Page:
PrintE-mail Written by Paul Mount

Billed as ‘A Doctor Who Comics Event’, Supremacy of the Cybermen, a five-issue mini-series from Titan, now released as a 130-page collected trade edition, is actually something of a non-event. Despite all its Universe-threatening bombast, its spectacle, its unashamed fan services, it’s really just a rehash of Doctor Who elements Titan have been playing with since they nabbed the comic strip rights to the series a few years ago. So we get a clumsy amalgam of all post-2005 Doctors (although at least they don’t cross timelines here), brief flashbacks to the ‘classic series’ Doctors, a couple of TV companions (Rose Tyler, her mum, Captain Jack), Titan’s own anonymous and interchangeable companions for the tenth and eleventh Doctors (who add virtually nothing to the narrative), yet another plot by the Cybermen to conquer all creation and cameo appearances by the Sontarans and the ‘new series’ Silurians. Throw in some shenanigans on the rediscovered Gallifrey, the return of Rassilon (banished from his home world by the Doctor at the end of series nine on the telly) and the sort of comic book spectacle way beyond the means of the TV show’s budget and we’re delivered a rather sluggish and unimaginative stew almost entirely created out of warmed-up leftovers from the TV series and with precious evidence of the real sense of invention Doctor Who is capable of at is best.

The twelfth Doctor (although you’d be hard-pressed to tell from the often woeful depiction of the striking Peter Capaldi) returns to the storm swept planet Karn (fangasm number one) which leads him back to Gallifrey which he discovers, to his horror, has been taken over by the Cybermen, who have been led there by the exiled Rassilon. But Cybertechnology has been upgraded and the Cybermen are now swarming across all space and time, annihilating everything in their path as they prepare for their final triumph on Gallifrey, harnessing the Time Lord power of regeneration to complete their domination of the universe. No small stakes here.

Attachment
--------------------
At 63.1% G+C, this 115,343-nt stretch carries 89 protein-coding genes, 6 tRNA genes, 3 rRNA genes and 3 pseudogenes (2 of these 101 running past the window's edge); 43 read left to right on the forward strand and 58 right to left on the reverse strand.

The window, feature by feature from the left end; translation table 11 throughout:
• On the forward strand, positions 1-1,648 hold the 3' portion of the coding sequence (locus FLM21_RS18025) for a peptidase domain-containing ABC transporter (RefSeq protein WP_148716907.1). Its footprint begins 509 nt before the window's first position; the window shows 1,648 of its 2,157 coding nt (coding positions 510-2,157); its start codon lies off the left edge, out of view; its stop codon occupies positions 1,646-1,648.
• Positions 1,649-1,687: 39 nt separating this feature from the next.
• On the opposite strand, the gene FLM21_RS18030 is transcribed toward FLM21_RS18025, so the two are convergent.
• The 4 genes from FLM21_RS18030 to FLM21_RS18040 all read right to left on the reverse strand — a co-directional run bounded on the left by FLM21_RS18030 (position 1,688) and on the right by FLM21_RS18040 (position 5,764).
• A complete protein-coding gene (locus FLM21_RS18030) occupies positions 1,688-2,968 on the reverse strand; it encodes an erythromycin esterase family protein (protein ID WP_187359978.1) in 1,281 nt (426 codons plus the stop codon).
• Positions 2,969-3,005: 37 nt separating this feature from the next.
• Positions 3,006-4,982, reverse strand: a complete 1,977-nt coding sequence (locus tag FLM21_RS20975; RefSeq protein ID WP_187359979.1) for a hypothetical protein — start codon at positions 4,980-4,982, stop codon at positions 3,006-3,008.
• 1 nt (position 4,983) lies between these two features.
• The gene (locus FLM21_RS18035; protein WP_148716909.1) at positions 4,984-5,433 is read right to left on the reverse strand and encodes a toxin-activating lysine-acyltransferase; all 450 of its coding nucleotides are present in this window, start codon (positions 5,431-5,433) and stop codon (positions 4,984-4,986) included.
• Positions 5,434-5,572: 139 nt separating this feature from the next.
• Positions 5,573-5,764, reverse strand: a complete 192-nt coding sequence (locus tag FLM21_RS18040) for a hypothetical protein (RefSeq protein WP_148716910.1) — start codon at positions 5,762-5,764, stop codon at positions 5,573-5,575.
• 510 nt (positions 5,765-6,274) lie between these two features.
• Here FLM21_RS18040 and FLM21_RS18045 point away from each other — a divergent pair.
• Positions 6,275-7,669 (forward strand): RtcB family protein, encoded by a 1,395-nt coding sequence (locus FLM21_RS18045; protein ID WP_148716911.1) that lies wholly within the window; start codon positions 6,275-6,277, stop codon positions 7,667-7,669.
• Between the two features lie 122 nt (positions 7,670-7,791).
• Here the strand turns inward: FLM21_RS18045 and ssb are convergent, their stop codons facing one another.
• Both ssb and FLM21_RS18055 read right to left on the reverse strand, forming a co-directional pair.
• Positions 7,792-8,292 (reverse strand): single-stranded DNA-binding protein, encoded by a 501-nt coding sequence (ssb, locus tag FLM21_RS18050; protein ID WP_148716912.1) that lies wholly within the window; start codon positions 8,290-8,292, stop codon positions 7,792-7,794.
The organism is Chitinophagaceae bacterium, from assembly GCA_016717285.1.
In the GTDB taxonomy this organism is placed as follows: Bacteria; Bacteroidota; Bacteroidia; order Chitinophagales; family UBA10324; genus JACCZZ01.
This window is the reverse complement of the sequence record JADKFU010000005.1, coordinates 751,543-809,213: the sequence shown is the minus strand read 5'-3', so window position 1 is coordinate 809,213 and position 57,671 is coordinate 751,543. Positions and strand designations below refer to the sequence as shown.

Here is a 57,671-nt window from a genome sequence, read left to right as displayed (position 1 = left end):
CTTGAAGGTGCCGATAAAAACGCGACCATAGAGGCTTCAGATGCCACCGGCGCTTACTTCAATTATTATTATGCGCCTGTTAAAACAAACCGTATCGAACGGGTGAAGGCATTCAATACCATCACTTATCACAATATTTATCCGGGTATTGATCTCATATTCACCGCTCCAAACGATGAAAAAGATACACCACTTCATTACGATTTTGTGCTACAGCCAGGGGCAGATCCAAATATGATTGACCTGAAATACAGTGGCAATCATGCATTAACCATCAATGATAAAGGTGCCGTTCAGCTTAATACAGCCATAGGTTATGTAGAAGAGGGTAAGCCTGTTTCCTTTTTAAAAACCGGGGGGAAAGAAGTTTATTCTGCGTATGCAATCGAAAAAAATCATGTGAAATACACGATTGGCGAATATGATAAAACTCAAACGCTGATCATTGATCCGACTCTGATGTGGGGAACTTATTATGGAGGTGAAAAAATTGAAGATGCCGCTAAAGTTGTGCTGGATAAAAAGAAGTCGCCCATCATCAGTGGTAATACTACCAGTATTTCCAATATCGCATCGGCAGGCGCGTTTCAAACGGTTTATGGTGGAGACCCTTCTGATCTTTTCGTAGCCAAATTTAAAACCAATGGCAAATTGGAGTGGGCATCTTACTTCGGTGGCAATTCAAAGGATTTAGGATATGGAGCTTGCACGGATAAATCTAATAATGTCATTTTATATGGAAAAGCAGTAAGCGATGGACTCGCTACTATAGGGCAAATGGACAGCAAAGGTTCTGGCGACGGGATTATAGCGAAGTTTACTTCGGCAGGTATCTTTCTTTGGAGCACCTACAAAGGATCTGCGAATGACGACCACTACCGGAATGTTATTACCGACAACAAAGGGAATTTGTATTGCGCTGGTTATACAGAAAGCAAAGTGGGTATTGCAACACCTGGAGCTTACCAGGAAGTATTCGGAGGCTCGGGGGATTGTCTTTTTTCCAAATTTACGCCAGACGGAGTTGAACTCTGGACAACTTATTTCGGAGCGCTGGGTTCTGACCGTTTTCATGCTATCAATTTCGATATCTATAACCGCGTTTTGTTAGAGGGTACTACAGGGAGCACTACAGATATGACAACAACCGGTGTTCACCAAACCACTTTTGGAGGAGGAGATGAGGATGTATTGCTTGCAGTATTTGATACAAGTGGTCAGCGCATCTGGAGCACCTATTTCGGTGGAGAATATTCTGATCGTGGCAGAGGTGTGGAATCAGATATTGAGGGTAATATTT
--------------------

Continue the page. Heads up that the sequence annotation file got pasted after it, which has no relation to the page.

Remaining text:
If you like your Doctor Who impossibly epic and laced with arcane continuity alongside great dollops of the glib humour which characterises the show on TV these days, you’re likely to find much to enjoy in Supremacy of the Cybermen. But there’s really very little new here in a story which is happy to play with well-established series lore and characters without bringing anything original to them beyond the ability to tell a story on a more spectacular canvas than the TV series. As a self-congratulatory exercise in giving the hardcore fans what they think they want, it probably passes muster and yet despite all its gung-ho action sequences and its slavish adherence to the now-stifling body of continuity dragged back into the TV series, it feels lumpy and uninvolving and magnificently fails to capture the very special essence of Doctor Who at its best. There’s not even much fun to be had in seeing the Eccleston/Tennant/Smith/Capaldi Doctors in comic book form as they rarely look anything like their TV counterparts save in the odd panel; Tennant and Smith in particular look like generic square-jawed comic strip heroes and Capaldi is generally just a random collection of facial features with a smudge of grey hair.

Titan has done better work across their other numerous series chronicling ‘unseen’ adventures of both new and old TV Doctors which at least afford the opportunity for new stories, new worlds and new characters. Supremacy of the Cybermen and IDW’s tedious 2012 Star Trek: Next Generation crossover seem to suggest that in comic book form, as on television, Doctor Who is at its strongest when it’s allowing its imaginative potential full reign rather than anchoring itself far too closely to its hopelessly-convoluted history.


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